Posted by: Patricia Salkin | April 19, 2015

MS Supreme Court Holds Lessor of Adult Business Use Lacked Standing to Challenge Constitutionality of City’s Zoning Ordinance Restricting Locations of Adult Uses

City of Gulfport, Mississippi for the operation of an adult entertainment retailer. Artz already had signed a lease for commercial office space and had generated a business plan. But, the new zoning regulations prevented Hotboxxx from opening its adult business at the location where it had obtained a lease. Hotboxxx brought an action against the city, challenging the constitutionality of the city zoning ordinance, which restricted areas of town in which adult businesses could be located. The City removed the action from the Chancery Court to federal court. The federal District Court dismissed the action for lack of standing. Hotboxxx then filed an amended complaint, contending it had standing to sue because, under the Mississippi standard for standing, it had a colorable interest. The district court dismissed the case for lack of standing without prejudice, finding that, under the federal standing requirements, Hotboxxx’s claim was “speculative and hypothetical” because it was undisputed that the application was not complete.

Hotboxxx filed a new complaint in the Chancery Court, citing the same issues from in the first suit. Gulfport then filed a Motion to Dismiss under the principle of res judicata. Hotboxxx responded to the Motion to Dismiss, claiming that dismissal without prejudice did not preclude a second suit and that standing requirements are different for Mississippi. Additionally, Hotboxxx claimed that Gulfport has a ministerial duty to advise the applicant of any omissions in its application.  The Chancery Court dismissed with prejudice for lack of standing, stating that the application was incomplete. Further, under res judicata, it determined the instant case was different from the one originally filed, but all the material issues that this Court must address have already been addressed by the Federal District Court. Hotboxxx appealed.

The Mississippi Supreme Court affirmed and held that: 1) the lower court did not commit reversible error in finding that privilege license application was incomplete and invalid; and 2) the applicant’s initial status as lessor of commercial property located in area of city affected by ordinance did not create colorable interest required to confer standing.

On the matter of whether the license application was invalid, the court stated that they will not interfere with the findings of a chancellor unless the findings were “manifestly wrong, clearly erroneous, or applied the wrong legal standard.” Bluewater Logistics, LLC v. Williford, 55 So.3d 148, 166 (Miss.2011) The Chancery Court stated in its Final Judgment that it had “considered the testimony of parties and other witnesses as well as documentary proof and evidence and argument of counsel” and, further, that it had “judged and weighed the credibility and veracity of the witnesses and documentary evidence submitted” to conclude that Hotboxxx had not submitted a valid and proper application. This Court upheld the chancery court’s finding that the privilege license application was incomplete and invalid. Further, the application was missing the required signature by Hotboxxx and was not notarized or completed by a member of the General Finance Department. The instructions required the application to be signed in the presence of the General Finance Department or otherwise notarized. Artz testified he did not sign the application in the presence of the department, and it was not notarized. Thus, the application was not complete.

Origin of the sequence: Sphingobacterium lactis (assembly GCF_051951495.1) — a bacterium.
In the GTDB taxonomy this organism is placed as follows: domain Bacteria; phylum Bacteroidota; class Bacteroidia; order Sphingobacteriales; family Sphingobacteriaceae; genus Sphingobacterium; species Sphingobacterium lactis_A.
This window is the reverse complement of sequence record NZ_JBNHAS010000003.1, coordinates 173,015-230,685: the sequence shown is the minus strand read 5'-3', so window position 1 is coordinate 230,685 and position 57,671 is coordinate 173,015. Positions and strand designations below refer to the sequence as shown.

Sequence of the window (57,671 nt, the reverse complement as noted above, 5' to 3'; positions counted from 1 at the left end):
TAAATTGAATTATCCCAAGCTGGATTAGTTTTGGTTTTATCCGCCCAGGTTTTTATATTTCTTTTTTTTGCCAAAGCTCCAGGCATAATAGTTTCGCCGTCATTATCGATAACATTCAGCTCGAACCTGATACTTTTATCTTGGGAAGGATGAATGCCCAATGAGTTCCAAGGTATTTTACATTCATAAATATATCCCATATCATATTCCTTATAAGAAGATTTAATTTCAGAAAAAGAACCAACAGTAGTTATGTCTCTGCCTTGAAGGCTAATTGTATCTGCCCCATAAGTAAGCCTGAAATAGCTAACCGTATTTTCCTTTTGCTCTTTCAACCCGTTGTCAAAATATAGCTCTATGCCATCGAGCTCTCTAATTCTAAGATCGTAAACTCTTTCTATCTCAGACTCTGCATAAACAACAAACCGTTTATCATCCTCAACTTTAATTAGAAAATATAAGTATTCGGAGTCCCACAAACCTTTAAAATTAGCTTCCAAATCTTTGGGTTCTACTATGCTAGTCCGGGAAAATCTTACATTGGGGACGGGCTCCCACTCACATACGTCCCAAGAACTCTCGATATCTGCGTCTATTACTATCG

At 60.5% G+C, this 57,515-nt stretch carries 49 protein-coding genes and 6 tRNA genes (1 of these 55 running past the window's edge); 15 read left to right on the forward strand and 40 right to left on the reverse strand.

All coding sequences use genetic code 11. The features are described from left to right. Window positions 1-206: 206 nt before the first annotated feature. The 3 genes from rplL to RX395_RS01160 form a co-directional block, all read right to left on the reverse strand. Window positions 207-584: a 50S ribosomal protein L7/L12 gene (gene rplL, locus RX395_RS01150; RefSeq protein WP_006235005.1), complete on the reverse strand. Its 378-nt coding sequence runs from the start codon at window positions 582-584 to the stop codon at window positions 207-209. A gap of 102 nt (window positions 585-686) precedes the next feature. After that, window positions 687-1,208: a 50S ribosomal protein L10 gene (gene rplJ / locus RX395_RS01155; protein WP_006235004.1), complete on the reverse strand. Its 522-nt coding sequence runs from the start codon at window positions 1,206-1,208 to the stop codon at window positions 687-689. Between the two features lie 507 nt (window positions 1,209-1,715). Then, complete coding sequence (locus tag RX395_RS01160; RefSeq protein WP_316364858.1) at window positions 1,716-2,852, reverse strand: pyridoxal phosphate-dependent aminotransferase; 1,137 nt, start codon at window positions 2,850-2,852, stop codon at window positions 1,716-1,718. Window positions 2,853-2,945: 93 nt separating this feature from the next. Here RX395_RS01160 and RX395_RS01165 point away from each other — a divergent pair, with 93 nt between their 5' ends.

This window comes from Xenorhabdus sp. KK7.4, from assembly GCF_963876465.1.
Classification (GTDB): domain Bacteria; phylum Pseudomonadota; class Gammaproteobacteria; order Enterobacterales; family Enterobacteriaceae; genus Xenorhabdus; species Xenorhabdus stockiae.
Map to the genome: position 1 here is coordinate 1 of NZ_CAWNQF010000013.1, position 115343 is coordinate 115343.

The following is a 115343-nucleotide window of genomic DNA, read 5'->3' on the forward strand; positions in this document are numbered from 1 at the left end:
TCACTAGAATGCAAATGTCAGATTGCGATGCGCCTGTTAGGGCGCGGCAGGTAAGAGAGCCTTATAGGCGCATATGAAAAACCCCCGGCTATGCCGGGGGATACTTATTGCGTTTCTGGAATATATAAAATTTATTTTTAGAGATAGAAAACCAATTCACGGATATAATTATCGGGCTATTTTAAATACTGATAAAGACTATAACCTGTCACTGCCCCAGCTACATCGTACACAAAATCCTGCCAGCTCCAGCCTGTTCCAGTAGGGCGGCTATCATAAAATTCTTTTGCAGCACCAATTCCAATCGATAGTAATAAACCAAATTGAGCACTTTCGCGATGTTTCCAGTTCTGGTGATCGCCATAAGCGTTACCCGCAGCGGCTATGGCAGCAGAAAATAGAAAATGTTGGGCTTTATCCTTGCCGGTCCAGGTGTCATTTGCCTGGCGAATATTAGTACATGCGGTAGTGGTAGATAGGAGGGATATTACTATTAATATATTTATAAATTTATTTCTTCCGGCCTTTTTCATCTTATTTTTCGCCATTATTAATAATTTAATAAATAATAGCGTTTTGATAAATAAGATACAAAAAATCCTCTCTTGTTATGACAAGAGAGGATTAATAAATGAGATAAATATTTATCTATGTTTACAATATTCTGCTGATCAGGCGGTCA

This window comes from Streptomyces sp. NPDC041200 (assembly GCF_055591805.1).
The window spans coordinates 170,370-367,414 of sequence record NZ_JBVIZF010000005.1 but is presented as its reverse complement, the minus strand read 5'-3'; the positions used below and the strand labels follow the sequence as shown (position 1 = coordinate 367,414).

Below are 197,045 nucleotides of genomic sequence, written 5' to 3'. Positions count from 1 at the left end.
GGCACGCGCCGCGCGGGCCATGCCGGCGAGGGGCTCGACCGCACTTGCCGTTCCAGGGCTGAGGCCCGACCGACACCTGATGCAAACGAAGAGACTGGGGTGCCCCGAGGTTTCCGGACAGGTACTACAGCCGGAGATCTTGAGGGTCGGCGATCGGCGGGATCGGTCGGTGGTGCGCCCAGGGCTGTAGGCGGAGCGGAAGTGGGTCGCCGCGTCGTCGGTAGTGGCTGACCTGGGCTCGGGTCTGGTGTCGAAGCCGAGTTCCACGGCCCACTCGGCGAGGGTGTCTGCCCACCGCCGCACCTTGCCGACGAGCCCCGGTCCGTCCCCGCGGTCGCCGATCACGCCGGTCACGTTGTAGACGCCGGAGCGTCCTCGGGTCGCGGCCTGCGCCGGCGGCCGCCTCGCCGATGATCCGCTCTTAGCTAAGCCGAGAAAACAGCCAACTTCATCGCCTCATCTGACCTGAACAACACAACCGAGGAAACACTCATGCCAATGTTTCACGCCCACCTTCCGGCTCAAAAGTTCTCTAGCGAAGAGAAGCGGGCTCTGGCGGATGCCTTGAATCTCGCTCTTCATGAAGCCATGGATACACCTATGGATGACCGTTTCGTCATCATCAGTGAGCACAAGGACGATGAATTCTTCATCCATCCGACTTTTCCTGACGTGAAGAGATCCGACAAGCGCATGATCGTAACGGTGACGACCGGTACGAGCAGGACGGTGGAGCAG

With respect to whether, regardless of the invalid application, Hotboxxx argued that its lease of the commercial building constituted a colorable interest, giving it standing to challenge the zoning ordinance. Hotboxxx stated that its chosen location for the business was in violation of the ordinance, and therefore, experienced an adverse effect from the enactment of the ordinance. The City argued that Hotboxxx did not have an injury because Hotboxxx submitted an improper application; therefore, regardless of the Ordinance, Hotboxxx was not able to engage in the business. The City then argued that the colorable interest claims by Hotboxxx did not prove an injury because they must be supported either with evidence found in the record or presented at trial, and Hotboxxx’s lease states it is void if it is unable to obtain a license.

Hotboxxx did not submit a valid license application, but maintained that it had signed a lease and claims it was fully registered as a business entity with a business plan. Although Hotboxxx may have been registered as a business with a business plan, the signed lease was the only evidence linking Hotboxxx to the zone of the city affected by the ordinance. The Court also has held that “Any property owner or person having an interest in property which is or may be affected by a permit or variance illegally issued or denied is an aggrieved party and may apply to the court for relief.” Belhaven Improvement Ass’n, Inc. v. City of Jackson, 507 So.2d 41, 46 (Miss.1987) The court stated that although Hotboxxx had an interest in land affected by the ordinance, when Hotboxxx failed to submit a valid application and failed to obtain a license, the lease became void, and Hotboxxx no longer had an interest in the land. Here, Hotboxxx’s lease was pendent on obtaining the appropriate licenses. The chancery court held the application for the privilege license to be invalid. Thus, the lease was void, and Hotboxxx had no interest in the land, and therefore, under Mississippi case law, no standing.

Hotboxxx, LLC v City of Gulfport, 154 So 3d 21 (Miss. 1/8/ 2015)

The opinion can be accessed at:

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